We’ve seen a few ‘supergoups’ in our time, some better than others, Blind Faith formed in 1969 with Eric Clapton, Ginger Baker from Cream, Steve Winwood from Traffic and Ric Grech from Family where maybe the first British offering, (they made one album then called it a day). Clapton then went on to form Derek and the Dominos and launched a very nice solo career for himself.
Arguably the most successful and long-lasting ‘Supergroup’ has to be Crosby, Stills, Nash & Young. All the guys had been bumping into each other anyway, so it made sense to form a group. David Crosby had been in the Byrds, both Stephen Stills and Neil Young in Buffalo Springfield and Graham Nash had recently quit The Hollies. The story goes that Crosby and Stills where hanging out at Joni Mitchells’ house in the canyon and one night at a gathering were knocking out a few tunes, Graham Nash who arrived at the party joined in, the room went fuck! and CS&N were born.
There must have been something in the water because also in the same year former Small Faces leader Steve Marriott put together Humble Pie with Peter Frampton, (The Herd), Greg Ridley, (Spooky Tooth) and Clem Clempson, (Colosseum). The Pie did well, they gave us a nice slice of rock ‘n’ roll in the shape of “Natural Born Bugie” which gave the group a hit as well as the excellent double live album Performance Rockin’ The Filmore. Guitarist Peter Frampton used the idea again as a solo artist when he released the double live album Frampton Comes Alive that went on to become the most successful live album ever, making a star out of Frampton.
Sadly the hugely talented Marriott died in a house fire in 1991. The singer had returned home to England after a long flight from the US, and suffering from jet lag fell asleep in bed with a cigarette in his hand. It took four fire engines to control the blaze at his cottage.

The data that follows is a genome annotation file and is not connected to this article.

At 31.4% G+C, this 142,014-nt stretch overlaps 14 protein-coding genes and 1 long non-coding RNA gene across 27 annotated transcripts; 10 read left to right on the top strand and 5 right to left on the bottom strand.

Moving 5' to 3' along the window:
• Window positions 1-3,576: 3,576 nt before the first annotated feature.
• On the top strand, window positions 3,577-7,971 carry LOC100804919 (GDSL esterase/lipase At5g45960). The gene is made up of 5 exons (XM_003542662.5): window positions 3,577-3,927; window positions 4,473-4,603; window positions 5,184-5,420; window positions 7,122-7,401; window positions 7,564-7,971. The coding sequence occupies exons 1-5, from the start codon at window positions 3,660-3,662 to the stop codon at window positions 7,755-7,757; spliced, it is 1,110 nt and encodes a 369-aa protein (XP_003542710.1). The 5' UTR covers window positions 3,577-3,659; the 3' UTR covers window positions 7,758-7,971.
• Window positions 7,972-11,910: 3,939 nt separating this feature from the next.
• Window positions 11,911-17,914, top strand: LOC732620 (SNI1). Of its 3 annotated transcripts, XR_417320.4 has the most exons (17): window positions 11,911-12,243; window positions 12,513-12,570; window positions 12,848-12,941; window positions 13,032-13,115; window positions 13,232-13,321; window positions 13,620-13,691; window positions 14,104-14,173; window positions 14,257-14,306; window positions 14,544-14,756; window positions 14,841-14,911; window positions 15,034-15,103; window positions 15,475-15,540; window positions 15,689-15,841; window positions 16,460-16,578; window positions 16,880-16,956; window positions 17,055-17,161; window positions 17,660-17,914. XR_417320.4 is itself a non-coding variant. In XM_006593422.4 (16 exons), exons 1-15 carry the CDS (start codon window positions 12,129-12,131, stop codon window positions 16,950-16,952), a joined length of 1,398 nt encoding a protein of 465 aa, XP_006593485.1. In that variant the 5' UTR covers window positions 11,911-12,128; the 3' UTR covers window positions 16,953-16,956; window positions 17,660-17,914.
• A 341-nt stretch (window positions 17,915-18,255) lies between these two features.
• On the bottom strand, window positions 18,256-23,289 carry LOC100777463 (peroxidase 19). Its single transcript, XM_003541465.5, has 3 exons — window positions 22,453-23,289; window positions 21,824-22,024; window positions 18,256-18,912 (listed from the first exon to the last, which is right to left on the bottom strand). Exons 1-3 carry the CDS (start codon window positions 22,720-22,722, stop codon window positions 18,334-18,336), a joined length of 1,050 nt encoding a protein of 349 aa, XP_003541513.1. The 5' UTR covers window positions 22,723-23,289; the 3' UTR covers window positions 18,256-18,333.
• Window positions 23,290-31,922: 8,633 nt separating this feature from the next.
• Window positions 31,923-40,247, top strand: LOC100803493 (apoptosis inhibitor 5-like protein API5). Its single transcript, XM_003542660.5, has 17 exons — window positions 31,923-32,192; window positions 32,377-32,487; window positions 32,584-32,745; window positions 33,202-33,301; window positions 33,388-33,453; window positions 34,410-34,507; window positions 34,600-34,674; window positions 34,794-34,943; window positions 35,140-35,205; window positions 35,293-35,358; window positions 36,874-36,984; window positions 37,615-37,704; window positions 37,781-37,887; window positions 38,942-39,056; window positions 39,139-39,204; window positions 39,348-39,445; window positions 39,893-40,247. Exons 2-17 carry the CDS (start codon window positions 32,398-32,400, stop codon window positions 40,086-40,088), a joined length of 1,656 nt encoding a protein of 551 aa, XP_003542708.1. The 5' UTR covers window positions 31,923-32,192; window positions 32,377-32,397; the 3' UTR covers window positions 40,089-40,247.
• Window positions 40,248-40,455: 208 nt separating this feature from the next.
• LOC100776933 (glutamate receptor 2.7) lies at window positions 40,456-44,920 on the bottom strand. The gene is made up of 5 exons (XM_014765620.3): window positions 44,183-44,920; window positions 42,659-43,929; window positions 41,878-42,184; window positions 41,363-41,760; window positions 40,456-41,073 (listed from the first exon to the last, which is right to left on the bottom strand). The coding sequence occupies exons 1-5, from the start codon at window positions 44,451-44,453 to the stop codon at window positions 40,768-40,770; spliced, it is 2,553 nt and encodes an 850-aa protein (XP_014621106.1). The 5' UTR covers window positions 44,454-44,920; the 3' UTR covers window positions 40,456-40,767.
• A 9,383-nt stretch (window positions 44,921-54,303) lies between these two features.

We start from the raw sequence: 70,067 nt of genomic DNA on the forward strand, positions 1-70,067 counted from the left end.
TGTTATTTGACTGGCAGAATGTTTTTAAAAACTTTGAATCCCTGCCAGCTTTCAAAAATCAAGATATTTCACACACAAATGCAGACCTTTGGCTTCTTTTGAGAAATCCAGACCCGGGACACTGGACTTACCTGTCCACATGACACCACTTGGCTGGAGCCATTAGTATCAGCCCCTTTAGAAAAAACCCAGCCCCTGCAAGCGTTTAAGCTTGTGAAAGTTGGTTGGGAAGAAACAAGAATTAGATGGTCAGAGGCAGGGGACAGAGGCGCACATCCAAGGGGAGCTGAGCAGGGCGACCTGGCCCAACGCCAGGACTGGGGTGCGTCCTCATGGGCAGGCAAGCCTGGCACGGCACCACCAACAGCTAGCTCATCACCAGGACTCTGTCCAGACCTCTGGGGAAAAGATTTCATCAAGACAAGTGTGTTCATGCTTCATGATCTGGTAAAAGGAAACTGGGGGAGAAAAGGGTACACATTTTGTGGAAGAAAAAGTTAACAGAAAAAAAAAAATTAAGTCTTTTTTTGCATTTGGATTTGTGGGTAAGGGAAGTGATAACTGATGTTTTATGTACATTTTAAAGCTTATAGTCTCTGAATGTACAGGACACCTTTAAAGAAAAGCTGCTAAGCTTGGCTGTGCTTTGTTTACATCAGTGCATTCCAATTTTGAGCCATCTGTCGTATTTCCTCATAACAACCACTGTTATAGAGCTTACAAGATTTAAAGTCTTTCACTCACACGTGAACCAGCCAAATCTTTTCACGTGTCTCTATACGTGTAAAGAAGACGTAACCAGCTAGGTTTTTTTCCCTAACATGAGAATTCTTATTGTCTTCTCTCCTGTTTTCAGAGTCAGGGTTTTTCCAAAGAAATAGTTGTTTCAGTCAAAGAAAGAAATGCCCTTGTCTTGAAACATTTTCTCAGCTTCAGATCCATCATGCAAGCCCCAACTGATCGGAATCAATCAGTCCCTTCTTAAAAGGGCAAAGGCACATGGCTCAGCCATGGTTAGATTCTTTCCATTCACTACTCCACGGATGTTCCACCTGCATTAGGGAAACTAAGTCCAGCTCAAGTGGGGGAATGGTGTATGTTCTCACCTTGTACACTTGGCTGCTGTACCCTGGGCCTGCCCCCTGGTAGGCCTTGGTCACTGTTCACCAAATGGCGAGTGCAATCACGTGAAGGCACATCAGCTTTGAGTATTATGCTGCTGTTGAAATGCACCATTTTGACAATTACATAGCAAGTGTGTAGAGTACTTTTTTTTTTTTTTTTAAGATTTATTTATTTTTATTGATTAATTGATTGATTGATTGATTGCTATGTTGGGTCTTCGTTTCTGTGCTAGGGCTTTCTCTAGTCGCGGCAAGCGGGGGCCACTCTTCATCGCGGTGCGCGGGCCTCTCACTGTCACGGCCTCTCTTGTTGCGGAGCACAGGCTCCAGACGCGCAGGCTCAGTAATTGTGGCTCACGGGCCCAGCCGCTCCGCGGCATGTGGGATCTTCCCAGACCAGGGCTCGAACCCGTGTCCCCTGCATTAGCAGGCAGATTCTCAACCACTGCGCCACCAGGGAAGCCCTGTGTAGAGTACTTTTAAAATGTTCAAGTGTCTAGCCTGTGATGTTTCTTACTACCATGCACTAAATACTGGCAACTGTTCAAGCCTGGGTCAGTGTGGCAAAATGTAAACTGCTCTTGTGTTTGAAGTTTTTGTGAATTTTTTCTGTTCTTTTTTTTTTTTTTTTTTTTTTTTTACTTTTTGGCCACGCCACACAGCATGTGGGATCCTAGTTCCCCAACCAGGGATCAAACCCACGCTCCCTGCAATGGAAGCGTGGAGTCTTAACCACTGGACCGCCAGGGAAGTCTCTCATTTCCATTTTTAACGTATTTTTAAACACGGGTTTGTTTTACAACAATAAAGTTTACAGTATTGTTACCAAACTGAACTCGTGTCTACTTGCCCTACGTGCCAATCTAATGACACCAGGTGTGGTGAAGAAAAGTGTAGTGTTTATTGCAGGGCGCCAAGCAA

We also had ELP who formed in 1970. Keyboard wizard Keith Emerson had been in The Nice, bassist Greg Lake in King Crimson and Carl Palmer in Atomic Rooster. ELP were at the forefront of prog rock and almost changed their name to HELP, after a guitarist called Jimi Hendrix considered joining the ranks.
Now then, that would’ve been interesting!
In the next decade, Asia came together from former members of Yes, (Steve Howe), Family, (John Wetton), Buggles, (Geoff Downes) and ELP, (Carl Palmer). A few years later in the mid 80’s Robert Palmer joined forces with Tony Thompson from Chic and two blokes from Duran Duran (John and Andy Taylor) and formed Power Station who had the aptly titled hit “Some Like It Hot”.
Bad Company. They strutted their way to the top of the charts with classic rock songs like “Can’t Get Enough”, “Good Lovin’ Gone Bad”, and “Feel Like Makin’ Love”, guided by Led Zeppelin manager Peter Grant who signed them to Zeppelin’s Swan Song label. Bad Company were good and to this day, their songs remain staples of classic rock radio throughout the world.
More recently we had the short-lived supergroup SuperHeavy consisting of Mick Jagger, Joss Stone, Dave Stewart, A. R. Rahman, and Damian Marley which Jagger wanted to showcase different musical styles, with music ranging from reggae to ballads to Indian music.
Maybe the last great ‘supergoup’ (and we’ll never see the likes of this again) has to be the wonderful Traveling Wilburys, put together by some blokes who liked to get their guitars out and sing around the kitchen table. Nelson Wilbury, Otis Wilbury, Lefty Wilbury, Charlie T Wilbury and Lucky Wilbury left us with two great albums – Traveling Wilburys Vol. 1 and Traveling Wilburys Vol. 3.
The group came together at Bob Dylan’s home studio in Malibu, California, to record an additional track as a B-side for the single release of George Harrison’s “This Is Love”. Tom Petty’s involvement came by chance, as George Harrison had left his guitar at Petty’s house and Harrison went to get it and invited Petty to join the session.
In true Wilburys style as a supergroup, no one knows what ever happened to Traveling Wilburys Vol. 2.